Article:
Competitive pay is the most recognizable part of a company's compensation and benefits package, and it's key in gaining and maintaining an advantage in the marketplace. Some of the first tools used to gain that advantage are market salary reports, which are used to determine the going market pay rate in similar companies and industries.
When trying to keep up with market salary reports and the going market rates, small to medium-size businesses are sometimes at a disadvantage. Why is that? For one thing, the uniqueness of job roles within smaller companies can make it difficult to compare job responsibilities in the market and obtain suitable salary comparison data. A company's degree of competitiveness and ability to pay what the market bears can be another challenge.
But the going market rate must be considered in an effort to achieve and maintain external equity. If you're a business owner concerned with retaining top talent, you must consider the compensation practices of other companies in your industry as a tool for reducing both turnover and recruiting costs. Especially in a business where employees believe they can receive better pay for performing the same work somewhere else, there's little incentive to stay with an employer; therefore, you must be concerned with external equity.
Factors within a company must also be taken into consideration when you're addressing compensation issues. Internal equity seeks to place the same value on jobs that are similar in nature, responsibility and requirements. Jobs requiring greater skills or more responsibility are seen as more valuable than lower-skilled jobs. But remember, how your employees view their compensation is just as important as the compensation package itself. The potential exists for pay programs to be misunderstood or characterized as unfair, subjective or downright unlawful. In some cases, there may be merit to those perceptions.
Overall, a good pay program should be SMART, meaning it should be
S = Strategically based. When designing a pay structure, you should look at your company's goals and take its future business direction into account, while rewarding and recognizing employee performance.
M = Market tough. You should also look at the market and monitor what the market is doing to regularly attract and retain the best.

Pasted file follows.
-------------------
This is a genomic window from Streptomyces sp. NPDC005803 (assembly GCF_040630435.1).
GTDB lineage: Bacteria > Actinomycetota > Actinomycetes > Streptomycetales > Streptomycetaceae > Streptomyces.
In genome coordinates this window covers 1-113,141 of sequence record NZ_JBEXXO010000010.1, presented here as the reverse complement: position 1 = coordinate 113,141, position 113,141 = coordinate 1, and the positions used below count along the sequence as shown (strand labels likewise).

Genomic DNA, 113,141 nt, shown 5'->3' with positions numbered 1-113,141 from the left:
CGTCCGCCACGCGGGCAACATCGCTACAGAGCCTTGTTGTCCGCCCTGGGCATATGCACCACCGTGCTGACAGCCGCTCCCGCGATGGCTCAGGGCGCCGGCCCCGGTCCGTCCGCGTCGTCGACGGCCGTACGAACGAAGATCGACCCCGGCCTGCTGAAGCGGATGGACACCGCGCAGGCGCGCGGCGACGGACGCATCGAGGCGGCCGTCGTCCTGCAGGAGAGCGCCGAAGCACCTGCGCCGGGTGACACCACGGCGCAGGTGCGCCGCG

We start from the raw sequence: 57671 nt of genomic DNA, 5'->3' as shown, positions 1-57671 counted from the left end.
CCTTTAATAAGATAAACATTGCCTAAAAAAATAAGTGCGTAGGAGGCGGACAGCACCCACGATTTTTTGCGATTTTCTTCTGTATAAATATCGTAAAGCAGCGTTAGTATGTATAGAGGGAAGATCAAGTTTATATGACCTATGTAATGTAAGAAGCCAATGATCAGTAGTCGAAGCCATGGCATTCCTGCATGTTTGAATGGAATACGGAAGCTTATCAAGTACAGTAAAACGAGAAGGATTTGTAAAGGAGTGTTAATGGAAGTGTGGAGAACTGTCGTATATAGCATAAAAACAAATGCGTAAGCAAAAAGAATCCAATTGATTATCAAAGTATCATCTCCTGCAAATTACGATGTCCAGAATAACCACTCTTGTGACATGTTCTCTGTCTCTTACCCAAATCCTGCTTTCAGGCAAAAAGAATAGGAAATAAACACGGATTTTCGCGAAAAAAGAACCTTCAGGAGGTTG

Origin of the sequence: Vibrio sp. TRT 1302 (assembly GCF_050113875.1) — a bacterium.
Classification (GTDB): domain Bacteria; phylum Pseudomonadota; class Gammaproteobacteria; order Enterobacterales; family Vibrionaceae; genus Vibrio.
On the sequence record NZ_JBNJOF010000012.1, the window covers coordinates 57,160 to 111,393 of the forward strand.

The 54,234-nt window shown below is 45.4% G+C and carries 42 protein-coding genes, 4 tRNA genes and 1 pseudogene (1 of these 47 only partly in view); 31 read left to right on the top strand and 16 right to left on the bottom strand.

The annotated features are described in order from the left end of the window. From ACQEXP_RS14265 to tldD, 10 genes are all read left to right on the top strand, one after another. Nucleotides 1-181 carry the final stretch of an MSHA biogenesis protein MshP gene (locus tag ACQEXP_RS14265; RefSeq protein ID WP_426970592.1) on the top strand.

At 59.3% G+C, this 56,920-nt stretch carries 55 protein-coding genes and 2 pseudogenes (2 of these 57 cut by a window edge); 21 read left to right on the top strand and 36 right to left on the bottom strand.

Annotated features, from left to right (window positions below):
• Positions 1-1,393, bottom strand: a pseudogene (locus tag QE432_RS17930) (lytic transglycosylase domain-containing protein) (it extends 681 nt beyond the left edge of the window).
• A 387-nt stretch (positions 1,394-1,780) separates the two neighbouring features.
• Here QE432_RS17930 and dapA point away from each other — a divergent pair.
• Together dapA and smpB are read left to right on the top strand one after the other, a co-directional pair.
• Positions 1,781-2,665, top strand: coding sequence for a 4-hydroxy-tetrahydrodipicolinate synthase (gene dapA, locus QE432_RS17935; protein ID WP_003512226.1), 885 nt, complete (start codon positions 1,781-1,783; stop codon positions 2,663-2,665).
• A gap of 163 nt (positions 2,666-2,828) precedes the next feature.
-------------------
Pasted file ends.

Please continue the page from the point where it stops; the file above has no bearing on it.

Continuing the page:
A = Analyzed thoroughly. You must analyze not only the market but also the jobs your employees are doing, and the jobs your employees will be expected to do in the future to maintain that competitive edge.
R = Reward results. Reward results and recognize potential. Most employers want to give incentives to encourage employees toward an expected end rather than fully paying out dividends based solely on potential. Integrating rewards with recognition strategies allows you to encourage employees to exceed performance expectations.
T = Transformative. You don't want a compensation plan that's totally out of line with what the business environment looks like today--your plan should resemble the times. Therefore, your practices and reward elements should constantly change with the times.
In building your compensation program, remember that you objective is to create a compensation program that will:
- Attract and retain top talent;
- Motivate your employees to achieve and maintain high performance;
- Ensure competitive and consistent pay practices;
- Comply with applicable federal and state laws and regulations;
- Operate within the constraints of your budget and financial resources;
- Ensure administrative efficiency; and
- Allow you to offer competitive salaries relative to the labor market.
Smartly integrated compensation plans take into account what's necessary for your company to maintain its competitive edge today and its sustained growth tomorrow. When compensation dollars are limited, including a good balance of benefits, recognitions and rewards can create a more appealing offering--and help you attract and retain top talent.
Mary Massad is the director of HR product development for Administaff, a leading personnel management company that serves as a full-service human resources department for thousands of small and medium-sized businesses throughout the United States. For additional HR information, visit HR PowerHouse, an HR website powered by Administaff.